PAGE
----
AFRICA: Who is taking care of the children?
DAKAR, 5 December 2008 (PlusNews) - Armed conflicts and political instability in West Africa have left many children vulnerable to HIV infection and suffering from psychological distress, but little attention is paid to their needs.
Photo: Kate Thomas/IRIN
|In Liberia, 50 percent of teenage girls interviewed had been pregnant
Delegates attending the International Conference on AIDS and STIs in Africa (ICASA), in Dakar, Senegal, heard on Thursday that in West Africa, where many children are trafficked, exploited for labour and forced to become soldiers, governments and child protection agencies were struggling to address the severe psycho-social harm that the children had suffered.
According to a study conducted by Plan International, a child-centred development agency, and AWARE-HIV/AIDS, a USAID-funded HIV education project, more than 25 percent of all interviewed children in Sierra Leone and Liberia admitted that they had recently tried to kill themselves. Among war orphans, the numbers were even more startling - up to 65 percent.
More than 1,000 children participated in the study that covered issues including child trafficking in Togo and the affects of war on children in Sierra Leone and Liberia.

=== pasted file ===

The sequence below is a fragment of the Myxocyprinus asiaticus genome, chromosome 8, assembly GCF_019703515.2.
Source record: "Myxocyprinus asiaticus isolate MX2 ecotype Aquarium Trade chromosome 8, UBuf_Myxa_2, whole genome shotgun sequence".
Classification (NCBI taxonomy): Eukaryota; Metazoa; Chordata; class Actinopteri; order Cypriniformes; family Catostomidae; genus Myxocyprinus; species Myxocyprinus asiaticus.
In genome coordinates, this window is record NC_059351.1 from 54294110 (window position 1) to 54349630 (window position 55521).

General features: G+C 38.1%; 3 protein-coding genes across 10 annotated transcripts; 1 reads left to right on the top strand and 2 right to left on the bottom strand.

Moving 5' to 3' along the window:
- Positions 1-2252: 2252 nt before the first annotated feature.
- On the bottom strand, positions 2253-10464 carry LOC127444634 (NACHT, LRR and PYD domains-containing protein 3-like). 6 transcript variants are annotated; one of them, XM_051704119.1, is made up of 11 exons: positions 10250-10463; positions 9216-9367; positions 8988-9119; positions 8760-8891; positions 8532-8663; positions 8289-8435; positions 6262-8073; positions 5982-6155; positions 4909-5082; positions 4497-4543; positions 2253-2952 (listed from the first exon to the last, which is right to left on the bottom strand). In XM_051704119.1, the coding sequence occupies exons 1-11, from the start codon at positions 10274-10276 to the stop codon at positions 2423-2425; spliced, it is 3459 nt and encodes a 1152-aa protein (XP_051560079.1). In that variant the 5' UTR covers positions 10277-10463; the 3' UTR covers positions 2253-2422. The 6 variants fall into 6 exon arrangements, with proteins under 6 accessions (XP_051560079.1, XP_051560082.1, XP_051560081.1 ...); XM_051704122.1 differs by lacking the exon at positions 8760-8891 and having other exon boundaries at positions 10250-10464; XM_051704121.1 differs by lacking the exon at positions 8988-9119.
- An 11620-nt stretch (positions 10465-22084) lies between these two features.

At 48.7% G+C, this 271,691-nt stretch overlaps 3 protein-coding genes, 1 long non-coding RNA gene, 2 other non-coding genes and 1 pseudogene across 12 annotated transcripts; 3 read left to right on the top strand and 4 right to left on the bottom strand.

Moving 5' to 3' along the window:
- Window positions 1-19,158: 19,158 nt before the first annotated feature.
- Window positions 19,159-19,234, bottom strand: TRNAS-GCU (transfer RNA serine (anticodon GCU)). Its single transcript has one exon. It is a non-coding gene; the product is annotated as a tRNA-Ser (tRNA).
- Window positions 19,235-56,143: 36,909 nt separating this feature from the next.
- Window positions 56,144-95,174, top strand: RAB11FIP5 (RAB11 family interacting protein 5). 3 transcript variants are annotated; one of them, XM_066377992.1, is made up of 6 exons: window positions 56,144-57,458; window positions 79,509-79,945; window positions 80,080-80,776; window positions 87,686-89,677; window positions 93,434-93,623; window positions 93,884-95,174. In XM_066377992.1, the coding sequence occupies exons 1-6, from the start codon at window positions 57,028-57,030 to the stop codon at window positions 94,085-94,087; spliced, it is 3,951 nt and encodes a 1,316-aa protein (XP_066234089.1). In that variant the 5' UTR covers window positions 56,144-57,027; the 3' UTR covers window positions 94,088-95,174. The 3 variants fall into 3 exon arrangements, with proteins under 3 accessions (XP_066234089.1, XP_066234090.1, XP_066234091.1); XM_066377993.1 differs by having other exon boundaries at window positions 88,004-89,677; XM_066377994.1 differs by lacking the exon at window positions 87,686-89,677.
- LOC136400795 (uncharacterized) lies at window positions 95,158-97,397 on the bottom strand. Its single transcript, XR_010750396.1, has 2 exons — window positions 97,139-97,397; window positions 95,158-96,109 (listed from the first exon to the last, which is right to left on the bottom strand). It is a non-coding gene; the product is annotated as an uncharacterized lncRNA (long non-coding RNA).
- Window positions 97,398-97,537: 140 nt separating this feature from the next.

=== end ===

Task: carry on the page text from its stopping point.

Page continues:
Although a high number of organisations are offering psychosocial support in these countries, very few have the capacity to work with vulnerable children, said Alice Behrendt, project manager at Plan West Africa. The region also has growing numbers of children at high risk of HIV who are not being reached by existing AIDS efforts.
Behrendt said the study had found "extremely high" rates of transactional sex among young girls in post-conflict countries such as Sierra Leone and Liberia.
In Liberia, for example, almost 50 percent of the teenage girls interviewed had already been pregnant but were not in a stable relationship. Girls in Liberia and Sierra Leone were also more likely to suffer from severe gynaecological complications caused by illegal abortions, while trafficked girls in Togo showed also high levels of HIV vulnerability.
"These children are falling through the net ... they don't have access to social support systems because they don't have 'sexy' labels such as children orphaned by AIDS," said Behrendt.
The study found alarmingly high rates of domestic violence in West Africa - more than 80 percent of the interviewed children had experienced physical abuse, verbal violence and neglect.
Exposure to domestic violence contributed to high suicide rates as well as risky behaviour like running away from home and engaging in transactional sex.
Behrendt warned delegates that the high number of children in the region who had been made vulnerable to HIV due to abuse and trauma could no longer be ignored.
See also: Winning the Peace: The challenge of AIDS in post-war countries
Theme(s): (PLUSNEWS) Care/Treatment - PlusNews, (PLUSNEWS) Children, (PLUSNEWS) Conflict, (PLUSNEWS) HIV/AIDS (PlusNews)
[This report does not necessarily reflect the views of the United Nations]